Scenario Refresh & Trigger Process Practice Benchmark

  • 3 March 2020

Knowing when to update your scenarios can be a challenge. Should you refresh scenarios annually, or is better to 'trigger' the process based on the loss events that happening around you? To help scenario practitioners at financial organisations understand how other firms update their scenarios, and therefore see how what could be doing differently, we conducted an ORX Practice Benchmark on this topic.

This Practice Benchmark is only open to subscribers to ORX Scenarios, our service dedicated to supporting scenario practice in the financial sector. Organisations who subscribe to ORX Scenarios get access to a library full of ready-to-use scenarios, handbooks and practice notes explaining key elements of scenario practice. They also join a global community of experienced scenario professionals to share ideas and experiences.

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We asked participants in this practice benchmark to share their process for refreshing their scenarios. As is the case with all ORX Practice Benchmark studies, each participating firm received an individual benchmark report showing where they sit compared to the other institutions who took part. As well as this, they also got an overall report analysing the trends and results. Read on for just some of the highlights from the survey.

How does the industry update operational risk scenarios?

How mature is industry practice?

Overall, scenario refresh processes are becoming more mature. Our results show that the industry is adopting more dynamic approaches, which are better designed to meet business needs and are more focused on managing risks at the right time.

However, there are still opportunities to enhance practices and improve efficiency. We identified five main areas where practice could be improved, made more efficient or where practice differs.

1. Take a 'group' or 'light-touch' approach to refreshing scenarios

While our practice benchmark found that organisations most commonly carried out a complete reassessment of their scenarios – including reviewing the storyline, risk drivers and impacts – some were taking a more efficient approach. This involved doing a 'light-touch' refresh or grouping similar scenarios together.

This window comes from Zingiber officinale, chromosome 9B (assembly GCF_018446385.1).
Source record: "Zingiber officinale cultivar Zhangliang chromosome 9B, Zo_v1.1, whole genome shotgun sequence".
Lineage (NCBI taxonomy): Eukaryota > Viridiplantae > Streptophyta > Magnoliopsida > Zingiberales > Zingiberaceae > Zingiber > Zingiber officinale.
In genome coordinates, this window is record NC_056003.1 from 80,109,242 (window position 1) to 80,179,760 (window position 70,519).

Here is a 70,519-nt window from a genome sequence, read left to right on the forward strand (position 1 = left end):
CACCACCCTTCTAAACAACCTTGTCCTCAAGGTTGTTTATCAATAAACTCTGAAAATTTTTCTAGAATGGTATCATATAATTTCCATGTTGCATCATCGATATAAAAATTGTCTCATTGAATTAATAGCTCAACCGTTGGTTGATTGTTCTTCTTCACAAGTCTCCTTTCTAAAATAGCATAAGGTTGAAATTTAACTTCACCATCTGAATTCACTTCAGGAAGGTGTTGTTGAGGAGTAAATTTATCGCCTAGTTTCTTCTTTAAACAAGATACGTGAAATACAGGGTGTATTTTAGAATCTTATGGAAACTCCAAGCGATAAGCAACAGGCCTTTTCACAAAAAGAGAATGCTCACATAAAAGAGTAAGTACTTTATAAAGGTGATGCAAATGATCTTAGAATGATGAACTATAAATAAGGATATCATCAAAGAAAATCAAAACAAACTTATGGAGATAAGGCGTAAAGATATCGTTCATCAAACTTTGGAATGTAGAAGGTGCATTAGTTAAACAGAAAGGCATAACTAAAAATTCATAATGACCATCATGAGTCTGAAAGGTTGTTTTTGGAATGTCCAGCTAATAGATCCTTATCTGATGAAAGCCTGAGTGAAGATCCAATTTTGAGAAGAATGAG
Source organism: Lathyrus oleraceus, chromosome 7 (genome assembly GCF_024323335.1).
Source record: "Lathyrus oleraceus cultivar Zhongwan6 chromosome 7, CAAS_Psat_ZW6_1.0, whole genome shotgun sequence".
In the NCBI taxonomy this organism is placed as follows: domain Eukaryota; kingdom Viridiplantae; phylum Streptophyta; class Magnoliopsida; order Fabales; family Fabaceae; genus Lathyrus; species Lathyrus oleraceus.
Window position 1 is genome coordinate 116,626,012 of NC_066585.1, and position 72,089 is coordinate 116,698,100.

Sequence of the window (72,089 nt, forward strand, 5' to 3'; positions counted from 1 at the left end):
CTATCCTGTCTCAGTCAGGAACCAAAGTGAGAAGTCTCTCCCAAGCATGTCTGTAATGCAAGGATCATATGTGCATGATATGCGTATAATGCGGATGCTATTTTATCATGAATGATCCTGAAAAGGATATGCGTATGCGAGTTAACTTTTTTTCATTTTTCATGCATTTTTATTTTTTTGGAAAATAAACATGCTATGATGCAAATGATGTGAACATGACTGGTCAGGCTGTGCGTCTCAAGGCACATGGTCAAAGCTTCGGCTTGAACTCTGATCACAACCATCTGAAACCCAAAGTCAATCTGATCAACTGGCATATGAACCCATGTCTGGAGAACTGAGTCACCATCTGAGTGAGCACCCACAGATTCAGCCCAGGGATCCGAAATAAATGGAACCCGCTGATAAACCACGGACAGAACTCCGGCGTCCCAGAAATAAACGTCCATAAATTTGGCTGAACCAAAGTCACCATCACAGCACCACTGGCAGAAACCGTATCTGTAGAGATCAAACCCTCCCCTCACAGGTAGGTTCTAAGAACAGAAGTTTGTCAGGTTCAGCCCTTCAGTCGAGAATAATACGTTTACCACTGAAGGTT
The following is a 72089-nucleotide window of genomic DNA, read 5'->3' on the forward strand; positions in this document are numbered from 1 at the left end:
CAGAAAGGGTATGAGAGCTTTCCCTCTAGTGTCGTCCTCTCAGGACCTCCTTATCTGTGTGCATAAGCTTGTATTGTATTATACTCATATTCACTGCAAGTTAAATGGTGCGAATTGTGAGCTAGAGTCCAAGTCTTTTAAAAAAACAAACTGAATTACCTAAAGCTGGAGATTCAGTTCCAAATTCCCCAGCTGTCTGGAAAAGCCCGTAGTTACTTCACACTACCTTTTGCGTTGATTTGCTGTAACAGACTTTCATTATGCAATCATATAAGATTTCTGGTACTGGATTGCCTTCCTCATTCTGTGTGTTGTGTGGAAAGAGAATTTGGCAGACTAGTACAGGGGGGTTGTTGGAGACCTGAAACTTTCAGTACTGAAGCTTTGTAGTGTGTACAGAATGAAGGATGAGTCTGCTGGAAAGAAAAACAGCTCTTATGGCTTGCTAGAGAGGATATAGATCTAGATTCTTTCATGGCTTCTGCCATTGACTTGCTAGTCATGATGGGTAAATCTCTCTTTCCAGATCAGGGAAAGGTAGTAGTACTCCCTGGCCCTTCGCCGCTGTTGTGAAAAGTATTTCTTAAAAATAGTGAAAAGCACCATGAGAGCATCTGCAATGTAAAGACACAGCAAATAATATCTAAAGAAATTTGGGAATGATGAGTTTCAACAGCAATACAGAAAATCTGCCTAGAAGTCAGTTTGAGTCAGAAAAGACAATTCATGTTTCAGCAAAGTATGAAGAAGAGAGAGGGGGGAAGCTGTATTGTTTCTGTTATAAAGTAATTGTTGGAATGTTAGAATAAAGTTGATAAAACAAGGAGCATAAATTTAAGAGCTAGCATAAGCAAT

The 'light-touch' approach involves only updating the elements that have changed on a scenario that remains current, for example where transaction volumes are decreasing slightly. This saves time by not going through every part of the scenario. Alternatively, some firms are grouping scenarios with similar storylines and risks together. These would then be presented together in a workshop, taking advantage of having the relevant people in the room at the same time.

2. Triggers improve timeliness

The more mature organisations that took part in our practice benchmark are beginning to complement their annual review process with the use of triggers. To do this, they monitor information that provides insight on whether anything has changed that could impact a scenario. When the trigger is activated, the relevant scenario is then reviewed, with no need to then re-review it as part of the annual cycle. This improves the timeliness and efficiency of your review process.

3. Triggers can also enhance 1LOD engagement

Implementing a trigger-based approach brings other benefits. One of these is that organisations tend to see stronger and more proactive engagement from risk owners and the business. This is because using triggers means that the scenario is updated at the same time as the business works to manage changes in the environment.

4. Not all firms aim for 1LOD ownership

Historically, there has been a drive for the scenario process to be owned, run and driven by the first line of defence (1LOD). But this is changing. Our practice benchmark showed that organisations were almost evenly split between two approaches. One is aiming for 1LOD ownership, with second line of defence (2LOD) providing oversight and challenge. While, the other is 2LOD owning the process, but with lots of input from the first line.

5. The process of archiving scenarios can be improved

When should you archive or retire a scenario? Our survey showed that some organisations do not have a documented process, including a governance process, for this. This was an area that our study showed could benefit further from being formalised.

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